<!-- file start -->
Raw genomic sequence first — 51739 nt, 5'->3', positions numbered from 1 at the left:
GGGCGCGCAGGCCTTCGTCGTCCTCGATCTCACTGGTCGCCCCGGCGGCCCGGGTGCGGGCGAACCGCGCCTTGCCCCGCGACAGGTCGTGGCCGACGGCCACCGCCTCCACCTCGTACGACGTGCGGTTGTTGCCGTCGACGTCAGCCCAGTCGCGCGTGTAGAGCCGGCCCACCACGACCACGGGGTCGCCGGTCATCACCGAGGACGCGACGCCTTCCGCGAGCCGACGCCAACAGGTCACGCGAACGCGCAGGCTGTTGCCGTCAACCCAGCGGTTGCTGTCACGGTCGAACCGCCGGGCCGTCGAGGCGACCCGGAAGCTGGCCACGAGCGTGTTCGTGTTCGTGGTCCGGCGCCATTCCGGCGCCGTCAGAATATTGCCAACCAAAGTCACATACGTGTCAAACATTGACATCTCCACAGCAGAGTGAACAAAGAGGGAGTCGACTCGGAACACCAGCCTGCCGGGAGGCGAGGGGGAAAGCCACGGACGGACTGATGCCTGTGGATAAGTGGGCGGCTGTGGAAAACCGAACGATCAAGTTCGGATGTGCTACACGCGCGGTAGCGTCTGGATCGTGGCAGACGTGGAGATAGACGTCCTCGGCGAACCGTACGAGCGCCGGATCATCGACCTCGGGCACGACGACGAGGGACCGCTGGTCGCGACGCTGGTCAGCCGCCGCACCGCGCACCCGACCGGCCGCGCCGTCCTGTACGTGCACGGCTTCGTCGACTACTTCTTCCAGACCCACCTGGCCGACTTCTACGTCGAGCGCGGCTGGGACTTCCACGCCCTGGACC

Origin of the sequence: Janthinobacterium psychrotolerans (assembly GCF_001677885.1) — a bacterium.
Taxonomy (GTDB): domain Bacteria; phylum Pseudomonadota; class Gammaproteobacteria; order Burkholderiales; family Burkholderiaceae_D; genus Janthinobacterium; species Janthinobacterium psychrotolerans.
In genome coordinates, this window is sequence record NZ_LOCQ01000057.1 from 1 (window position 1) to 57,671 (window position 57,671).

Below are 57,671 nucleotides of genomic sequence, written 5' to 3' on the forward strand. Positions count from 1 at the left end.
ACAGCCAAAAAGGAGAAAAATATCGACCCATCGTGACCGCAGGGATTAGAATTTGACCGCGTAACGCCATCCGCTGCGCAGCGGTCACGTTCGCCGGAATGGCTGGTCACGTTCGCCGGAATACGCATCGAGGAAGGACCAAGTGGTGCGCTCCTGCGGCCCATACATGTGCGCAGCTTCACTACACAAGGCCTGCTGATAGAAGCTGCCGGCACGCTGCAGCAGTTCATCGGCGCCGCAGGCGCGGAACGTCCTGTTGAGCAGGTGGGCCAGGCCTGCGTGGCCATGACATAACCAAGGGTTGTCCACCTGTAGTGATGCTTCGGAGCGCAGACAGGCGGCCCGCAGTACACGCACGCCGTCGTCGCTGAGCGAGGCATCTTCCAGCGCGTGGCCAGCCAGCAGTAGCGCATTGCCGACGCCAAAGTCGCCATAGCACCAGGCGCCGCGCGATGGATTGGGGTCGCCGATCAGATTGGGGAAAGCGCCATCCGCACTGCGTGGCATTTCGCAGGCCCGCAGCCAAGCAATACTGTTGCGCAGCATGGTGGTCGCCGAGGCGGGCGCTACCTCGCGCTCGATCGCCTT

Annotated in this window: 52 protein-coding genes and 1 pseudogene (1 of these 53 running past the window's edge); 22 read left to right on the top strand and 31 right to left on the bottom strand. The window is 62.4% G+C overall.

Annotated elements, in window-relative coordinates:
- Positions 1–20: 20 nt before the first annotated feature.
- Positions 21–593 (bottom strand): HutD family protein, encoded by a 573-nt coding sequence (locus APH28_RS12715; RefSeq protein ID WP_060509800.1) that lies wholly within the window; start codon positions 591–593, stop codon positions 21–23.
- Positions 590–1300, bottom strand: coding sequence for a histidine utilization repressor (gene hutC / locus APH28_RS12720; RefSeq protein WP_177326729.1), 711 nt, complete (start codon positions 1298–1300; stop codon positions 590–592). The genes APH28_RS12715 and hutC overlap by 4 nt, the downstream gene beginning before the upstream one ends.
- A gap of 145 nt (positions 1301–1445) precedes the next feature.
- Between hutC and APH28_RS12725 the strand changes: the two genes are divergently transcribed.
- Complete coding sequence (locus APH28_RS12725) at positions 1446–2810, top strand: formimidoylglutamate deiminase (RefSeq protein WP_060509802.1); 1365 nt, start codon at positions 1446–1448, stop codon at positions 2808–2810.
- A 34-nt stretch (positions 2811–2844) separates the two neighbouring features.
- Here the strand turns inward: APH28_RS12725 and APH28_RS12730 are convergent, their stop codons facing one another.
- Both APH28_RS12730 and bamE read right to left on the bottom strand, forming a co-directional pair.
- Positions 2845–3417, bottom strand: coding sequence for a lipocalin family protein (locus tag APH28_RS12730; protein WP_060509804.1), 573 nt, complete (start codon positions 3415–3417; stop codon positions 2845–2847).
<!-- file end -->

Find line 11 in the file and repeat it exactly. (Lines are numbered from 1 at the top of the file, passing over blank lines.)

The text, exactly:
- Positions 21–593 (bottom strand): HutD family protein, encoded by a 573-nt coding sequence (locus APH28_RS12715; RefSeq protein ID WP_060509800.1) that lies wholly within the window; start codon positions 591–593, stop codon positions 21–23.